Saturday, 7 January 2012

Bring in the new... The 1980 South West England franchise battle

So here we are again, over the past couple of blogs I have looked at the 1980 franchise battles for the Midlands and the South/South East. This time we go down to the South West to find out how a red Ferrari and plans beyond their station were to cost a franchise and how a company came before their time to help them out.

1961 and the sixties have started, the ITV system had extend pretty much to how we knew it in 1980 with nearly all the franchises having been launched by then. Peter Cadbury, he had left the board of Tyne Tees to bid for the South West franchise with him taking the name from a golf course. But the company had been profitable throughout the 60's and the 70's, though the Chairman worked in London, the companies secretary's office plus the accountant's department and the sales department were based there too. They have maybe been ruled from London, but Westward was a happy company. With his weekly flying visits in the companies' aircraft, also by a blood red Ferrari, yacht or helicopter. So extravagance could be a hallmark of the company, apart from that, their record in local programming was a good one. Taking an interest in varying interests both close to the region such as farmng and also other arts as well.

Their expanded interests had included Air Westward, giving businesspeople a direct route to Europe to attend their meetings from Exeter airport. But this seems like the straw that broke the camel's back. Over £1.3 million was used from the company's own profits on the permission of the authority. Though Peter Cadbury thought their should be bigger then their area, courting Bristol and the Mendips as part of the territoriality joint HTV in the West and Wales area. 

By 1979, he had managed to get into feuds with the local authorities and constabulary when buying Lyneham House, an estate in Devon. By being in the area, he thought that this may placate the authority when came around to the 1980 Franchise battle. 

So it was obivious that the IBA were looking to chance the franchise to another company with two leading candidates looking to win the franchise.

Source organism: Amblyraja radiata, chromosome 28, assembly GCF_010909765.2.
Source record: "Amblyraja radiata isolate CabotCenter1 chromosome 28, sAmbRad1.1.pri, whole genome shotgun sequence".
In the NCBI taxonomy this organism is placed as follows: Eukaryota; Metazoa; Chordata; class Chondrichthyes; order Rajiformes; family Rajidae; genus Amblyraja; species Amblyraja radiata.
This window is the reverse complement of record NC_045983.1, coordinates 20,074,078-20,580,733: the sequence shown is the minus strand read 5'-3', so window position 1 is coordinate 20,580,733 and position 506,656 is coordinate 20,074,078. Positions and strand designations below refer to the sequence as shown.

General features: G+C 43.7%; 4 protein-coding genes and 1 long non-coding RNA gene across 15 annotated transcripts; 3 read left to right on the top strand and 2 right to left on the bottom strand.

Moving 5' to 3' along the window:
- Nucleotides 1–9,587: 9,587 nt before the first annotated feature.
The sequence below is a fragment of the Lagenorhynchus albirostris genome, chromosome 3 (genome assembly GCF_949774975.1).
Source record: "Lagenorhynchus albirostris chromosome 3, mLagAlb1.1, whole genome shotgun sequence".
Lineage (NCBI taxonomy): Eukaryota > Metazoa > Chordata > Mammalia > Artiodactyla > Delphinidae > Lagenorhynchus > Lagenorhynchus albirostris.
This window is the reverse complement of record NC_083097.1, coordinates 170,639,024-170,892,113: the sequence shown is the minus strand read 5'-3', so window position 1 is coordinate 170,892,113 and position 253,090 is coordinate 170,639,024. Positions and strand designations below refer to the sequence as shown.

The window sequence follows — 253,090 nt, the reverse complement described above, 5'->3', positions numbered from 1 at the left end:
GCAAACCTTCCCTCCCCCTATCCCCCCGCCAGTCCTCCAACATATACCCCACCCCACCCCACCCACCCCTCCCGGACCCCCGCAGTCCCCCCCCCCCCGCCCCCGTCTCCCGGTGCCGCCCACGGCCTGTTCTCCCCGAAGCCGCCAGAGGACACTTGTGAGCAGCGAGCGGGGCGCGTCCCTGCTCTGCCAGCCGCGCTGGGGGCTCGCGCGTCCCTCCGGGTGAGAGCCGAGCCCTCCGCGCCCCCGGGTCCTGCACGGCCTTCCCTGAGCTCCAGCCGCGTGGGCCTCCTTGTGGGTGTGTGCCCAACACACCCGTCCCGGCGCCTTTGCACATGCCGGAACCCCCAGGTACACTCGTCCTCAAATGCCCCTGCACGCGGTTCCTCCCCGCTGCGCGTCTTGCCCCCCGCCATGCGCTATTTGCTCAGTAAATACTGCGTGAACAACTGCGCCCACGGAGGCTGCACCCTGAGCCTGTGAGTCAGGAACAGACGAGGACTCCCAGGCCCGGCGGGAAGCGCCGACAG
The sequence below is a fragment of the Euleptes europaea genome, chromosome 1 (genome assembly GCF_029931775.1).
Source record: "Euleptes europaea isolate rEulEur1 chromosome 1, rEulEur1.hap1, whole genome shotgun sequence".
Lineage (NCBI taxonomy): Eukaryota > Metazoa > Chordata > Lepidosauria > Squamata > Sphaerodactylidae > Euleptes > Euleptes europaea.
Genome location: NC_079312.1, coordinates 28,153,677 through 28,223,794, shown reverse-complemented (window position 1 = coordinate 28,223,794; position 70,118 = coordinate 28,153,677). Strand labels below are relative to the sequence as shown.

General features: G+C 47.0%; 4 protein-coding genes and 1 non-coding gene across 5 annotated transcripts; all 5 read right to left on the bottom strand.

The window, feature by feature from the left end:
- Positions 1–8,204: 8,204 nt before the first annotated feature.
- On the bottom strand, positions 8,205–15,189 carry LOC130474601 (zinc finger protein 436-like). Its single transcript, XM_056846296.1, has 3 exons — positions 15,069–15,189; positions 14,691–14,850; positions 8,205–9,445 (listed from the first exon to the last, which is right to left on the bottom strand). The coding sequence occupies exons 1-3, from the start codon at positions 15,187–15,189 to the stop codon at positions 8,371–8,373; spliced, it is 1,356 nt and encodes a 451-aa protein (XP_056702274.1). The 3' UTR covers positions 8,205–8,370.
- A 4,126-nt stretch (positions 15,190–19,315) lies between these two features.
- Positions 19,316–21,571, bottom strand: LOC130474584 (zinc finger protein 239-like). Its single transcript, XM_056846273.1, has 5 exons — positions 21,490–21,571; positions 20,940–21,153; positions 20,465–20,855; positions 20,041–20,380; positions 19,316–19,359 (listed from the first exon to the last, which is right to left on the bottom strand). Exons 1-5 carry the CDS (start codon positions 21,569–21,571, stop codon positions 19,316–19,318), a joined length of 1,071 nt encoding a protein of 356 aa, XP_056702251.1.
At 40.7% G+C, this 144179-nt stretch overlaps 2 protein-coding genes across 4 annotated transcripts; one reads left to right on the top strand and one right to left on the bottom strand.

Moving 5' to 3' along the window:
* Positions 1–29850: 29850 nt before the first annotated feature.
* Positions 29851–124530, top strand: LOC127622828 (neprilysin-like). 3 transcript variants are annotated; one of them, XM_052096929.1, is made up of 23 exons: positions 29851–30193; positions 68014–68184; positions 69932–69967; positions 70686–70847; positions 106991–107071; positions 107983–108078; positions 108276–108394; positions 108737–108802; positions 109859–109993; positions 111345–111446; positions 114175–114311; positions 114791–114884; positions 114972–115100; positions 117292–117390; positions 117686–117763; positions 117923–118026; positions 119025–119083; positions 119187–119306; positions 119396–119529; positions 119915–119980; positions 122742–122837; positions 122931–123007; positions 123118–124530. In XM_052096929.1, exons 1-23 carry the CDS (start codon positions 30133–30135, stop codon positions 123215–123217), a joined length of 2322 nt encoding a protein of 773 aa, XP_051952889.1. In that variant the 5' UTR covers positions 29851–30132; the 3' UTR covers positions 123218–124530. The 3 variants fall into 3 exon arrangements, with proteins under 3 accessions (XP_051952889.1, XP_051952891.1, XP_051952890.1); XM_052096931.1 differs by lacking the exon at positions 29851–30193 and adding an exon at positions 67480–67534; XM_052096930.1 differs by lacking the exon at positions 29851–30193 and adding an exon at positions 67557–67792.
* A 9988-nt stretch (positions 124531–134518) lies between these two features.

"In a dark, dark room..."

One was WCT, known as West Country Television who had Simon Day, a property developer, farmer and Conservative politician, whose own father had been defeated by Peter Cadbury for the original franchise tender battle in 1961. He formed the group with two men who had been in ITV, both in the management side and the production side. From the business came Anthony Gorard, who had been the managing director of HTV between 1967 and 1978 with highly reguarded success. From the programming side came Bill Ward, the former ATV director of programmes whose career had spanned over forty years in producing sports programming and light entertainment programmes. They were named Chairman and Vice-Chairman respectively, with usual local dignitaries and also Julian Mounter, who Cornish roots made him a great candidate for Programme Controller as well as having launched Westward Report in 1973 and at that time, he was the editor of Thames Reports as well.

This mix of personalities under the slogan of 'The Best For the West!' made it a mixture which could be good for the South West in theory. But their rivals were to find something different in itself...

WCT had promised to take over Westward's studios but TSW were to build a new one and TSW claimed they would make over ten hours of local programming per week compared to Westward's eight and a half and WCT's seven. 

TSW's board included two Deputy Lieutenants of both Dorset and Devon, but Sir John Colfox, the deputy lieutenant of Dorset named as Chairman had to withdraw through health grounds and replaced by Brian Bailey, a man well served in serving on different boards of organisations such as the TUC and also serving a Somerset County Councillor since 1966, plus his experience had been in broadcasting as well, having served on the BBC's advisory board for the South West. So his experience was valuable to any new group intending to bid.

Though the force behind the bid was Kevin Goldstein-Jackson. A flamboyant man in both style and dress, in his early thirties with degrees in philosophy, sociology and law plus with experience in business and journalism as well. His experience in television production had come from spells in Hong Kong, Oman and also at Southern as well. Though in his style, his middle name moniker 'Goldstein', he had chosen to show solidarity with Israel. His approach was to name himself Joint Managing Director and Programme Controller, the right hand man on the Managing Director side was to be Peter Battle, whose experience had come both at Anglia and Southern.

In-spiring viewing...

The IBA had been impressed what Goldstein-Jackson could bring to the party both in programming and also by Brian Bailey as well. Though it was said they were less so in the management below them. But something had impressed the IBA to give them give them the franchise. Such was their aim, they were allowed to buy Westward in 1981 both the company and the studios, so such a need of building a new studio complex. They were ordered to keep the Westward name, to save viewers getting confused by the early change.

So at 11.58pm, Westward came out of Scottish's Hogmany show to make the changeover with a comedy starring Peter Cook to become TSW's first show at midnight. Though the actual launch would not be until the next day when TSW came out of ITV's schedule of the Disney movie 'The Black Hole' for their launch show presented by Lennie Bennett, so what may seems like a lavish attempt to launch the franchise seemed like Southern's effort of the previous night. Maybe self referential, but with ITV in the 80's, this was a new ITV ready for the new decade...

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